I love the coverage (it covers my backside), and the overall baggy-but-not-too-loose fit. The hood is fantastic, as are the pockets. The only issue I’ve had with this jacket is that every time I zip it up the whole way (to cover my lower face or help keep the hood up in windy conditions), the zipper catches on the thin fabric on the inside near the top. I have to fiddle and yank on the fabric to pull it out of the zipper before being able to zip it the rest of the way. Maybe it’s user error, but this happens on just about every attempt to zip it up fully. Again, not a dealbreaker by any means, but slightly annoying–and I imagine that it will only be a matter of time until that nice soft fabric on the inside gets torn.

The Final Word

All in all, I’m impressed with the Outdoor Research Skytour AscentShell jacket and bibs and can’t recommend them enough. It’s the best hardshell kit I’ve come across so far in my ski touring experience, and I know I’ll be putting many more days on them this winter, and in winter seasons to come.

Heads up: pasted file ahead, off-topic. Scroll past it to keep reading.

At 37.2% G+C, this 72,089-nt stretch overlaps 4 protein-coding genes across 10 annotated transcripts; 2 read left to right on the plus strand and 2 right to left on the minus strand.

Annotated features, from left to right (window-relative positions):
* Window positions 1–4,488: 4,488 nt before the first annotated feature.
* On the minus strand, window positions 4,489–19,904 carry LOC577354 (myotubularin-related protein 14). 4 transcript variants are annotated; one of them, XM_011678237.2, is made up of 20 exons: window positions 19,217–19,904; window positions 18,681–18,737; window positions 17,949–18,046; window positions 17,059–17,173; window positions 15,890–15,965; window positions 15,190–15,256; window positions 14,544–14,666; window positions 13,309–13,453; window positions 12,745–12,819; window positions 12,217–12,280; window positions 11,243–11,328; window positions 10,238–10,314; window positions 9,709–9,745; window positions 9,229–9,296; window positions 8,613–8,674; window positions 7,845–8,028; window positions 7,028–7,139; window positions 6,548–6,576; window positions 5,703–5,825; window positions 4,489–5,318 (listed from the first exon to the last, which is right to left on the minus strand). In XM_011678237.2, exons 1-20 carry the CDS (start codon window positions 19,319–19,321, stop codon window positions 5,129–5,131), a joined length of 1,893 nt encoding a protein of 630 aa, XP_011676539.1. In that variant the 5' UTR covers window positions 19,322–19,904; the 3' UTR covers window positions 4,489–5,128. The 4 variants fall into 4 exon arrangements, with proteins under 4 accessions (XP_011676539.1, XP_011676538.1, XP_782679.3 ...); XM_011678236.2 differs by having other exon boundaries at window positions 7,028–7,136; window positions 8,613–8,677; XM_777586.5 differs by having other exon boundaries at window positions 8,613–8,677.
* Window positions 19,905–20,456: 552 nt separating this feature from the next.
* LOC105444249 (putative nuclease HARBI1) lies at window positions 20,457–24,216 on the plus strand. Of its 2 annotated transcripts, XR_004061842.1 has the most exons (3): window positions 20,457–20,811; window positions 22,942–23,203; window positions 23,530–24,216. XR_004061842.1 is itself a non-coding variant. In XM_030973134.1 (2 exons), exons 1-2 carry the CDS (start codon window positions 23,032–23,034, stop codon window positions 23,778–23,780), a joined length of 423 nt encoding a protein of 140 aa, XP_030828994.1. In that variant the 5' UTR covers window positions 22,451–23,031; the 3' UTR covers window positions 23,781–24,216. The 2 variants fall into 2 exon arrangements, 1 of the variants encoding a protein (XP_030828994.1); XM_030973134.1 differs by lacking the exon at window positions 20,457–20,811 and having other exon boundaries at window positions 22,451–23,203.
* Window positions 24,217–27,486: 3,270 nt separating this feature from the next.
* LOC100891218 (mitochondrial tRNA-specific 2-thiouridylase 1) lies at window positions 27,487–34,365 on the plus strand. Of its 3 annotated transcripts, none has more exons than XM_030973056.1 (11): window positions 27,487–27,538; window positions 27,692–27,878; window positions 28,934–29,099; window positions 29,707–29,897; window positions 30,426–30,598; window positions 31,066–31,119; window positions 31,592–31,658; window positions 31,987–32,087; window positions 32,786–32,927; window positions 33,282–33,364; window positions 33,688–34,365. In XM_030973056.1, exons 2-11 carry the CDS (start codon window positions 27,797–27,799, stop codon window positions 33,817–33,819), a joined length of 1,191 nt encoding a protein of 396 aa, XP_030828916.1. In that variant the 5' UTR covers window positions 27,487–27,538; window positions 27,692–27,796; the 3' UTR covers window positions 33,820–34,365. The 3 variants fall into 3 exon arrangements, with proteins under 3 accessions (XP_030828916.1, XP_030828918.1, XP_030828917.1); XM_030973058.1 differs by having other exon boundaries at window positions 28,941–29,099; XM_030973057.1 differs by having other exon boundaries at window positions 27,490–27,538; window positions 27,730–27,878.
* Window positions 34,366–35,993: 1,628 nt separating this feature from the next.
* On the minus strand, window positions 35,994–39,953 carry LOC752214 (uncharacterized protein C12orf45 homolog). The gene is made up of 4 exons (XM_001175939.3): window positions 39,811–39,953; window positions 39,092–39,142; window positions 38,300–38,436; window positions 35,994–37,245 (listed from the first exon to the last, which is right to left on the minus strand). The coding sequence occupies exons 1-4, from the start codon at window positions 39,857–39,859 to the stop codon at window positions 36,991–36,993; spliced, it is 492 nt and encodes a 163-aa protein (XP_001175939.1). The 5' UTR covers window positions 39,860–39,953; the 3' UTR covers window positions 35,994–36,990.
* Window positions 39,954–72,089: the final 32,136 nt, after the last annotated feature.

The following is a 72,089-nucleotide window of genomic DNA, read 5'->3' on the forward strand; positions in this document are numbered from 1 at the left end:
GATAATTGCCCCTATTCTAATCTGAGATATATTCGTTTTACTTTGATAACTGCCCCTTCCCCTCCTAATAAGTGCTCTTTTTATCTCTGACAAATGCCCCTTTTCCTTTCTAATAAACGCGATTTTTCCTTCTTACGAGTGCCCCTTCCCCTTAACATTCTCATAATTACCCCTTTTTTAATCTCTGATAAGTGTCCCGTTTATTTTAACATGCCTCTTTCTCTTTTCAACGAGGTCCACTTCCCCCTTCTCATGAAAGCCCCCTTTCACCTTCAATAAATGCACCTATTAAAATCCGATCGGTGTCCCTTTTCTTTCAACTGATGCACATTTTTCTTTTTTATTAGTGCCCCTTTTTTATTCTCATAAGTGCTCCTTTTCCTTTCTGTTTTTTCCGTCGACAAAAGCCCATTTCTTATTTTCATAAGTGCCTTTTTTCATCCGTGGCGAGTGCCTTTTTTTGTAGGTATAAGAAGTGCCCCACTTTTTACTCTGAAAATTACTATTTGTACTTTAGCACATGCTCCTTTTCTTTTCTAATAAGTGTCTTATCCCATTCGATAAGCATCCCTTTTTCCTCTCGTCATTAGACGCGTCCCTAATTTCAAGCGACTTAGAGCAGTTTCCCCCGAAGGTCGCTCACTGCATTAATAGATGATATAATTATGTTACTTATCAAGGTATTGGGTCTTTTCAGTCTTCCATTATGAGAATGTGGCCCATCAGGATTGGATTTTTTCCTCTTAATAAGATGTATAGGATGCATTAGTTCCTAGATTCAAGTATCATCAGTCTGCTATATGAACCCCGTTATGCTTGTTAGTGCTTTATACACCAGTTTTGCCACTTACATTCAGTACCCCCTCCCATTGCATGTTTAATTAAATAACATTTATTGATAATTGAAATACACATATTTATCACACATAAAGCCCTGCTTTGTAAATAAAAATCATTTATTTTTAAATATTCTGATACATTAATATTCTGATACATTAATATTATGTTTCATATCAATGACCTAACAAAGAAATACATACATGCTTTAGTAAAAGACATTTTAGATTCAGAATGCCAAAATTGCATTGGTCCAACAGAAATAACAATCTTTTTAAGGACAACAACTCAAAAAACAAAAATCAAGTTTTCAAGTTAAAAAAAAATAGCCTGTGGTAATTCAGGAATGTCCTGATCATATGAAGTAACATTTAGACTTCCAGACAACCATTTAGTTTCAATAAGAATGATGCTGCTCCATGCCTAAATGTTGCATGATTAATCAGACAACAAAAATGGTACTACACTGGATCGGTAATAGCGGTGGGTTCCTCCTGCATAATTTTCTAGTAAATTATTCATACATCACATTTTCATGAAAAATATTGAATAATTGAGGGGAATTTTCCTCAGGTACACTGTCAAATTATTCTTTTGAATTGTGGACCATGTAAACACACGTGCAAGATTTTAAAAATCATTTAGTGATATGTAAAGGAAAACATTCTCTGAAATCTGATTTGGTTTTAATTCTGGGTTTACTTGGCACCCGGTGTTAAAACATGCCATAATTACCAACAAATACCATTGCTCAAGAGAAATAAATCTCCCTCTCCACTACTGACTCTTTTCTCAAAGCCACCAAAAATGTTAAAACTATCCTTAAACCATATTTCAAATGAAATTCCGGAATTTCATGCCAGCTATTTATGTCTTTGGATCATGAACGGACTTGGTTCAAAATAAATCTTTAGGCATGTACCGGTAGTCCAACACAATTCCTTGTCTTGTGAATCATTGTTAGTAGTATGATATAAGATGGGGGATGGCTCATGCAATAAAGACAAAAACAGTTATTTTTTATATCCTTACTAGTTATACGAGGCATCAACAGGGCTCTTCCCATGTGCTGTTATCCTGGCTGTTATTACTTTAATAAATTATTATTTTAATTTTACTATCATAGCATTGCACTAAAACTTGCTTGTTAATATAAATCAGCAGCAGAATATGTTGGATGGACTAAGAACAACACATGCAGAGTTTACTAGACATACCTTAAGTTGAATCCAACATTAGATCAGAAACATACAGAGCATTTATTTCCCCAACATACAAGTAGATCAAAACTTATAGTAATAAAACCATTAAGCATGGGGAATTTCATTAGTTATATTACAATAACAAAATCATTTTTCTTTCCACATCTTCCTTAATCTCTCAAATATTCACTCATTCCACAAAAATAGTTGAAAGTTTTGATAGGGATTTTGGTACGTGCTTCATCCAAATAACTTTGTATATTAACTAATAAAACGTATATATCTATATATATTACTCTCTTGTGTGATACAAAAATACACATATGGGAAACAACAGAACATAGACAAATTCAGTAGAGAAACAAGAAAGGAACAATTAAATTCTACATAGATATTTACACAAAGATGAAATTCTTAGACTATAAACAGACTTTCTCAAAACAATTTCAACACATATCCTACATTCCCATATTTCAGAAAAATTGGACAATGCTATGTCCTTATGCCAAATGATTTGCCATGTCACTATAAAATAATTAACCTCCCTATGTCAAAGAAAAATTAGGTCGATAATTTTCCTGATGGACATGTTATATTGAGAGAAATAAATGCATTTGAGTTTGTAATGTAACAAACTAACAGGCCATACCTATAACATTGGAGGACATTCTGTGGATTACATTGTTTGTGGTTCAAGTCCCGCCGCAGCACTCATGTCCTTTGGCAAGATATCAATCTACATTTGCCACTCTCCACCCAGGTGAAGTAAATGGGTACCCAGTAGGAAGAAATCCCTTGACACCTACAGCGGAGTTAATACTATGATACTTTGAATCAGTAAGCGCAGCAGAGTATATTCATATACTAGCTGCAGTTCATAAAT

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About the Gear Tester

Outdoor Prolink Pro
alli miles
Alli Hartz

Alli Hartz works as an AIARE avalanche instructor and AMGA apprentice ski guide in Bend, Oregon. She skis almost every day from December until June, and spends the summer trail running with her dogs, Riggins and Firnspiegel. Follow her adventures on Instagram at @allimmmiles.